[virtmach] Your VM

MickaŽl Pointier virtmach@iecc.com
Wed, 30 May 2001 14:12:50 +0200


> > Now I have a question: does any one know for sure
> > if an array of function pointers is faster than
> > a switch case? I know threaded code is faster but
> > is an function pointer array? (will it help the
> > cpu cache enough to make a difference?)
>
> apart from speed considerations, i recently came across a useful reason
> for implementing as an array of function pointers rather than a switch
> statement: the core execution loop is very small, so it's possible to
> have alternative execution loops for very little cost.
>
> the Inferno VM uses this to implement single-step/breakpoint debugging
> - a process being debugged uses an alternative core execution function;
> others use the usual one (which is only 22 lines of code).
>
> so not only is the code prettier, it's also substantially more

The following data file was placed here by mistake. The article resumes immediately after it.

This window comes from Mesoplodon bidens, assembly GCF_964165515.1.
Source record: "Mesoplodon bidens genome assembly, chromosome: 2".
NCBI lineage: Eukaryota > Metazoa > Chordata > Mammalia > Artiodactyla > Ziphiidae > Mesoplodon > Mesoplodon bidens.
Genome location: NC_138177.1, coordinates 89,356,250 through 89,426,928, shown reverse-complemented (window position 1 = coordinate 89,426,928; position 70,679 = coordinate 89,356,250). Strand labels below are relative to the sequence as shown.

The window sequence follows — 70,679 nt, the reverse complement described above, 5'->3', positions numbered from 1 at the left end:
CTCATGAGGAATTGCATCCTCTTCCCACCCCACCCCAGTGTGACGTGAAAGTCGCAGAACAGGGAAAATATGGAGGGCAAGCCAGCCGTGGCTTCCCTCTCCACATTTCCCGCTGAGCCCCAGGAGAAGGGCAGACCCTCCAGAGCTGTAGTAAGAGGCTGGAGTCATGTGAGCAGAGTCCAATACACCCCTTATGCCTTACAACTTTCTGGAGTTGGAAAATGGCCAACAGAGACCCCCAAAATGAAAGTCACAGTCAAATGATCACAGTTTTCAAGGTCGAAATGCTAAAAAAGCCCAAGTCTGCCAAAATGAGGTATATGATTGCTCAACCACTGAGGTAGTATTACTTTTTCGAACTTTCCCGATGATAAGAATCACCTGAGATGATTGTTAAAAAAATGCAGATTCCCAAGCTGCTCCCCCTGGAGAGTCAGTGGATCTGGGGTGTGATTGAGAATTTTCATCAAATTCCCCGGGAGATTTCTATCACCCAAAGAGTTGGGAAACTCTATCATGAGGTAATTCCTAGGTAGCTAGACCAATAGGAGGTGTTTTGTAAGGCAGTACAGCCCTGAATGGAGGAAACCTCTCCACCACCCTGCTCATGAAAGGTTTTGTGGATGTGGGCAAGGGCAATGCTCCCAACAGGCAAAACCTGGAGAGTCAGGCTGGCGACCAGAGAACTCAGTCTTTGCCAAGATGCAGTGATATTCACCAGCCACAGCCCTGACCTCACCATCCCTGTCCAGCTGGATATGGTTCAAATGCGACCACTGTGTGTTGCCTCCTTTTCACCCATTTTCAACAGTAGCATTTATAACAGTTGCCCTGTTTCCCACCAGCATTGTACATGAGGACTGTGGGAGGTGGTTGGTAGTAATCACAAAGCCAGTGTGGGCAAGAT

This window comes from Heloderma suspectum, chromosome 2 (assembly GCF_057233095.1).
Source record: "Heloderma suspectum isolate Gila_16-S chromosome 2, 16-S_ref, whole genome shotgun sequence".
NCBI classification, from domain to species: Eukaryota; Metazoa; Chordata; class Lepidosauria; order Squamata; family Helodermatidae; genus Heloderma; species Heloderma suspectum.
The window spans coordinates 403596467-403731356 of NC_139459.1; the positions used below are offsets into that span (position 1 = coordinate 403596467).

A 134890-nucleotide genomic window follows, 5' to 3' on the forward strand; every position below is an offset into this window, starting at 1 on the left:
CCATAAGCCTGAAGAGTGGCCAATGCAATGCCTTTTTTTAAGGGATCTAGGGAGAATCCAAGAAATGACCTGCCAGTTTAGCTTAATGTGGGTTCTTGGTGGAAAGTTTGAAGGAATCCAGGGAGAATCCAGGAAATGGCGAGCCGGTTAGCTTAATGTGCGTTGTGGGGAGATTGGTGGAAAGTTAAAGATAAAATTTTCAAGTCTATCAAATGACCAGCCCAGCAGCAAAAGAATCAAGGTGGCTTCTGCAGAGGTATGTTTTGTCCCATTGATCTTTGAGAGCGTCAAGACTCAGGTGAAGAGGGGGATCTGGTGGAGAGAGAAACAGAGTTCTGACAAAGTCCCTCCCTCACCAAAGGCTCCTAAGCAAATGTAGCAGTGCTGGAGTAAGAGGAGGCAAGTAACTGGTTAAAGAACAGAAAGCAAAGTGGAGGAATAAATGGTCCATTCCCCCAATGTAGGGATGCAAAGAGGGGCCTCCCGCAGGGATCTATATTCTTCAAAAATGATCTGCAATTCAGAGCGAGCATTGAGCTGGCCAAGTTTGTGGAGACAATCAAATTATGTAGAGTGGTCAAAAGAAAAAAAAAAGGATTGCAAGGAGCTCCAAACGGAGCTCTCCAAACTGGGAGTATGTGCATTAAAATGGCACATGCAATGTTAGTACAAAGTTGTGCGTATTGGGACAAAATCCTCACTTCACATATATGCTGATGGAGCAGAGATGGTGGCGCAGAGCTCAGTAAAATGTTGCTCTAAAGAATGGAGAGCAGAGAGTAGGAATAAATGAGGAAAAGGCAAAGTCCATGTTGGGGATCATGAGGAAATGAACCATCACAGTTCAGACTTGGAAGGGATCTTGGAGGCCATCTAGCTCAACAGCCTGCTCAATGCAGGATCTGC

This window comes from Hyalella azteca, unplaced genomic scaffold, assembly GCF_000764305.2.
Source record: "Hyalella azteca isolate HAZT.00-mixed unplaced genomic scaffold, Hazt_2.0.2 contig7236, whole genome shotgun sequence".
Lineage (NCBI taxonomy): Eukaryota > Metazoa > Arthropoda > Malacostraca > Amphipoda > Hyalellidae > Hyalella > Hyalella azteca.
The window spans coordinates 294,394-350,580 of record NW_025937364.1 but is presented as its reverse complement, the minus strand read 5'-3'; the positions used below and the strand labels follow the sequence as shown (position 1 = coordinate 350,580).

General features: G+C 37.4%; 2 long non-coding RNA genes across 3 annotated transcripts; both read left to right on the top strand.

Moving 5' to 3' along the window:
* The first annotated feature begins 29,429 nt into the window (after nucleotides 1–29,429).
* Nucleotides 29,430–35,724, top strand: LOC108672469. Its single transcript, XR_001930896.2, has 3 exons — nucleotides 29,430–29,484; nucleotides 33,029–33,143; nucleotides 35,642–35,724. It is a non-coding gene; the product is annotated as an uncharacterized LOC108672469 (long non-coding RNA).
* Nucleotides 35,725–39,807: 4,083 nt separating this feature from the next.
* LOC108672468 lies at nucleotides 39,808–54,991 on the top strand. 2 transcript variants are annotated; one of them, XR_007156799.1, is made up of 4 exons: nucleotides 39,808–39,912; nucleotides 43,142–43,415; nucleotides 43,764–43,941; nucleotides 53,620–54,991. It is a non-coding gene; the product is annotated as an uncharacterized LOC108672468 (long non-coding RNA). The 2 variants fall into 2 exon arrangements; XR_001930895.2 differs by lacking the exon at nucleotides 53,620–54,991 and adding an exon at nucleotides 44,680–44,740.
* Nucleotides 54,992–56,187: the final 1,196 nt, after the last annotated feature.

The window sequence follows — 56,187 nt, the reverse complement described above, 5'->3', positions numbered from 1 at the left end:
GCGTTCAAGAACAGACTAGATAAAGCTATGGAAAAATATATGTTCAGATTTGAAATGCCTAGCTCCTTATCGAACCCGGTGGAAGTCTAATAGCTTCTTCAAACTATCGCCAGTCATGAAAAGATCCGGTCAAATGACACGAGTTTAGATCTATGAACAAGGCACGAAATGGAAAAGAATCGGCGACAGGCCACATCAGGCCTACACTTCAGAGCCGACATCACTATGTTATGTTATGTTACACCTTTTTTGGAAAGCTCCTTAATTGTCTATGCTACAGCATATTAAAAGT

> versatile.

It's a good reason, but I have another one too (still in versatility
domain).

If you use function pointers table, it means that you can dynamically
add or remove functions from the table. This allows you to add new
functions that can be present in dynamically loaded code (like DLL's),
using the DLL entry point to add the functions in the table. This way,
you do not have to change the core engine at all.

You can even have a "load extension" instruction in your basic bytecode
opcode list, that will load the DLL, declare the new functions in the table,
and then have your bytecode use new opcodes just after. It opens a lot
of possibilities, like extending a game thru internet downloads, and so on.

The fact of using pointers allows you to easily profile the time taken by
a specific instruction => Just have to replace the pointer by a call to
a function that increment a counter before calling the requested
instruction.

Lot's of possibilities, no ?

    Mike